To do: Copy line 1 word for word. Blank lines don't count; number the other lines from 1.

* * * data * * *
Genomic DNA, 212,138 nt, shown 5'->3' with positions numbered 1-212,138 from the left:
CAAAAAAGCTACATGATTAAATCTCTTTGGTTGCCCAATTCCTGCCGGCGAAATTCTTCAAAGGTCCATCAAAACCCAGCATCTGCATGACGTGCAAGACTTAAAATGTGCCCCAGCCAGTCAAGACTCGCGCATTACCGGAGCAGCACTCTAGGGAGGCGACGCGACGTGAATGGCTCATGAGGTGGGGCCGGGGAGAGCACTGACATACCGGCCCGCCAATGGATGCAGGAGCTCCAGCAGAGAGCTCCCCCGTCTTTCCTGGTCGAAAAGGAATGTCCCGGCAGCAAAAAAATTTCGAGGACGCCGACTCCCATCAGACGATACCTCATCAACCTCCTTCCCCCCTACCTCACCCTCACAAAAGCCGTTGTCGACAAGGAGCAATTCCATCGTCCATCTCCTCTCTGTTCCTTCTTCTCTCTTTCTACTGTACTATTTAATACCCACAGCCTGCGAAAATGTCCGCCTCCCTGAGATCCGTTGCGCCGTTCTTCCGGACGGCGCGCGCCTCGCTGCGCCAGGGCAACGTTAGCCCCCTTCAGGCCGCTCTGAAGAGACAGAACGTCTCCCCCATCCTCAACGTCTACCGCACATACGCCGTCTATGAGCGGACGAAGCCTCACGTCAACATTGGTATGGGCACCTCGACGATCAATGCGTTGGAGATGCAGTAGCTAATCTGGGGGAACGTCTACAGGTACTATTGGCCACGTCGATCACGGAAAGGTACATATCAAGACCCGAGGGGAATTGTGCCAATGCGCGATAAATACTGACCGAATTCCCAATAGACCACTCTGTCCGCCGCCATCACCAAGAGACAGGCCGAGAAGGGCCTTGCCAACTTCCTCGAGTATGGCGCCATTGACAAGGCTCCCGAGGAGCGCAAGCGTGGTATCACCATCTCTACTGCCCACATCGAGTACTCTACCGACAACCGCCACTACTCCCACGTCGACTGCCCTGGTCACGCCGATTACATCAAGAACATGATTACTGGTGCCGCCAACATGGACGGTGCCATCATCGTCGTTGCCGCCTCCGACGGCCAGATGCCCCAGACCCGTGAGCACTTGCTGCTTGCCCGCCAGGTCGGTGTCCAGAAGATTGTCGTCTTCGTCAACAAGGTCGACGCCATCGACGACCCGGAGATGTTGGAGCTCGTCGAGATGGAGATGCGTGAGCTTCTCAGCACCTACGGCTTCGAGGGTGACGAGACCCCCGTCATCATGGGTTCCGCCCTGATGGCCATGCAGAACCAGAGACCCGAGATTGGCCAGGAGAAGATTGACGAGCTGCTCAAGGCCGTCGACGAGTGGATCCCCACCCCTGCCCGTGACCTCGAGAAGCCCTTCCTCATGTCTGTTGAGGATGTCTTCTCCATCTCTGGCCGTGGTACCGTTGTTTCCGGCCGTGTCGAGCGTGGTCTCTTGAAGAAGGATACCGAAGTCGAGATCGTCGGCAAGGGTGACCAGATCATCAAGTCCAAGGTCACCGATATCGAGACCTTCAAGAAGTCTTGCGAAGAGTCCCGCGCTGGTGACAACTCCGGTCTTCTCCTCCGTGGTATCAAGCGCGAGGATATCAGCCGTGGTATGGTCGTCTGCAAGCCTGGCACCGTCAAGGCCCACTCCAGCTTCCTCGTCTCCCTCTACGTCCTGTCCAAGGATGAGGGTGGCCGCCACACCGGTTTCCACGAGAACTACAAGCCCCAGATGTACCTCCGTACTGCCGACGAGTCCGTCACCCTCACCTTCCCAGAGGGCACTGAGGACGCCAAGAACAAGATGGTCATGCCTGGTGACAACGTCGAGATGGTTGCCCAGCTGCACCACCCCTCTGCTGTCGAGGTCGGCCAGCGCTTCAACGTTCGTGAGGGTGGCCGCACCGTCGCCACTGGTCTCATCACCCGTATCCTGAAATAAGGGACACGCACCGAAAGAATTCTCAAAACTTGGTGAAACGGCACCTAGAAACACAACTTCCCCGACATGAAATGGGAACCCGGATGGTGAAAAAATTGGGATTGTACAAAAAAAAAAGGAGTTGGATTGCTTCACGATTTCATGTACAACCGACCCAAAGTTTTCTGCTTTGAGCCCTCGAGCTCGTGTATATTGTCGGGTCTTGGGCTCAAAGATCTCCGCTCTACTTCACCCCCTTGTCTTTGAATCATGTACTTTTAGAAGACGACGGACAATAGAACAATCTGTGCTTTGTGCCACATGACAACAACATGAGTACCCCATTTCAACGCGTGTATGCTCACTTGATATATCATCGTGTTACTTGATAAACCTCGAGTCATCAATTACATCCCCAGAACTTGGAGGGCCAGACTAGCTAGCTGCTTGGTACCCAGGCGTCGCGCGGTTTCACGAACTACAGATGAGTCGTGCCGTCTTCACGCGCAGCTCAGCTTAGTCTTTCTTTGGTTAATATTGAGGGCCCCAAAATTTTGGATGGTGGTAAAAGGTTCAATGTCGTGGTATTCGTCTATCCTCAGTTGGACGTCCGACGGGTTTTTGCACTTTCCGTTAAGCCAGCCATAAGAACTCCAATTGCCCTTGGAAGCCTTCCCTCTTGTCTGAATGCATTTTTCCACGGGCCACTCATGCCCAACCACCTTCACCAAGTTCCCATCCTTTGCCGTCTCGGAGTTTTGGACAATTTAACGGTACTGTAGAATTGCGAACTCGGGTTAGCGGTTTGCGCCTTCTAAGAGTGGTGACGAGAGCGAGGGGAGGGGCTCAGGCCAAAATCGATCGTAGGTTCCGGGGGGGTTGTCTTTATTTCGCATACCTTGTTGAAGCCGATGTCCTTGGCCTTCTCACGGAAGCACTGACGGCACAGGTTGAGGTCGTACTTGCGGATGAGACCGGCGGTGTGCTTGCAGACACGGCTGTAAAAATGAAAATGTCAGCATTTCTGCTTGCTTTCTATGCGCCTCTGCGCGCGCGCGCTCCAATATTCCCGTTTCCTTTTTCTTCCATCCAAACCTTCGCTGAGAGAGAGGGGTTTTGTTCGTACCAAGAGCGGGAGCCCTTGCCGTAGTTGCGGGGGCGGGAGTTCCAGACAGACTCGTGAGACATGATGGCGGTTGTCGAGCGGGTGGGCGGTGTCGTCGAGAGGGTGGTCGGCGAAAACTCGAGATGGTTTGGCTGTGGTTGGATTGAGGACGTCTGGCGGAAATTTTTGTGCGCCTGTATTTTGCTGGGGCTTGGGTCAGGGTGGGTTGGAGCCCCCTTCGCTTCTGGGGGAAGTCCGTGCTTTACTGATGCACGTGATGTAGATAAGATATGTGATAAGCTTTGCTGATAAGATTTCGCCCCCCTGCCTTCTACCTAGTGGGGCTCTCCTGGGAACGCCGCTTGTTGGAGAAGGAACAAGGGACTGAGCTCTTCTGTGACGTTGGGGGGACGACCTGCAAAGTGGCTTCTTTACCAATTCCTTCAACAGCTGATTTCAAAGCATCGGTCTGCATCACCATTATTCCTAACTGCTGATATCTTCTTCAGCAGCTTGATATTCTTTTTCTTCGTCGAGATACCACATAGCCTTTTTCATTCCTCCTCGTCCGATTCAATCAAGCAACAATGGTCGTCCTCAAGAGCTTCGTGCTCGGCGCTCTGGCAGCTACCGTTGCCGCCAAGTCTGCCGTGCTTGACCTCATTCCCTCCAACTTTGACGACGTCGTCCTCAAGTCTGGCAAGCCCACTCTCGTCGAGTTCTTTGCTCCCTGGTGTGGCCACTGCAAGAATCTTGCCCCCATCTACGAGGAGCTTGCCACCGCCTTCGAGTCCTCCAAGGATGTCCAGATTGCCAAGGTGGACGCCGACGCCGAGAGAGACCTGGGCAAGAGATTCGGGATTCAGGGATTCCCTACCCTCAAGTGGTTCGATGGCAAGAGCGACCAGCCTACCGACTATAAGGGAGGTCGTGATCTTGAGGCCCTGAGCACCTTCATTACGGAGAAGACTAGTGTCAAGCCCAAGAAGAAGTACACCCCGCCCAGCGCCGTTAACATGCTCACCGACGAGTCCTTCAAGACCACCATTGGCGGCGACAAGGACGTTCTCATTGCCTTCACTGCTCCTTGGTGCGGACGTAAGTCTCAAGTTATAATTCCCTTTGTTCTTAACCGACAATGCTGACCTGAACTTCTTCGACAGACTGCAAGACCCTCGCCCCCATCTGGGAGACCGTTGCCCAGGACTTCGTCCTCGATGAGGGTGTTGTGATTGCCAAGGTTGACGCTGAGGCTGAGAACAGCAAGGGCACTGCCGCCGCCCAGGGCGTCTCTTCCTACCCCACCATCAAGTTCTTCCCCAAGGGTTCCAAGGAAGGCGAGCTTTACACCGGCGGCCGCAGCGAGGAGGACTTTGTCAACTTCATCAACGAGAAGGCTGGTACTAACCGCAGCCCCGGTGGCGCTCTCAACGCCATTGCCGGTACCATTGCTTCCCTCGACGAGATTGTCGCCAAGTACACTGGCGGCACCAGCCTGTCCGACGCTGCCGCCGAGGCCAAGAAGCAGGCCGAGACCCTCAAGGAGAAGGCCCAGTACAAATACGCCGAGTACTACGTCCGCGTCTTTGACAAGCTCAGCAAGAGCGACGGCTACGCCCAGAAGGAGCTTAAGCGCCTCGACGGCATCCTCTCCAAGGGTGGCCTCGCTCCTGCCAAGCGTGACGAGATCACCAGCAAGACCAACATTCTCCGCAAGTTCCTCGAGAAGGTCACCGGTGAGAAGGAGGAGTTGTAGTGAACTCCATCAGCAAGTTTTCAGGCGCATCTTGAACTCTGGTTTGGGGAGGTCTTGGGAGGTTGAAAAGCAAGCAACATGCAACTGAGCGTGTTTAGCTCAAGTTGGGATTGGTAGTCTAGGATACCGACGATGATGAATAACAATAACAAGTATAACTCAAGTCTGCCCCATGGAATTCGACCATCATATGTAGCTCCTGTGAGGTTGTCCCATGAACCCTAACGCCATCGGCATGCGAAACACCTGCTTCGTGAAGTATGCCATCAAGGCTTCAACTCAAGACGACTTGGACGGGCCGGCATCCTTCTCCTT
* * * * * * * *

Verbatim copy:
Genomic DNA, 212,138 nt, shown 5'->3' with positions numbered 1-212,138 from the left: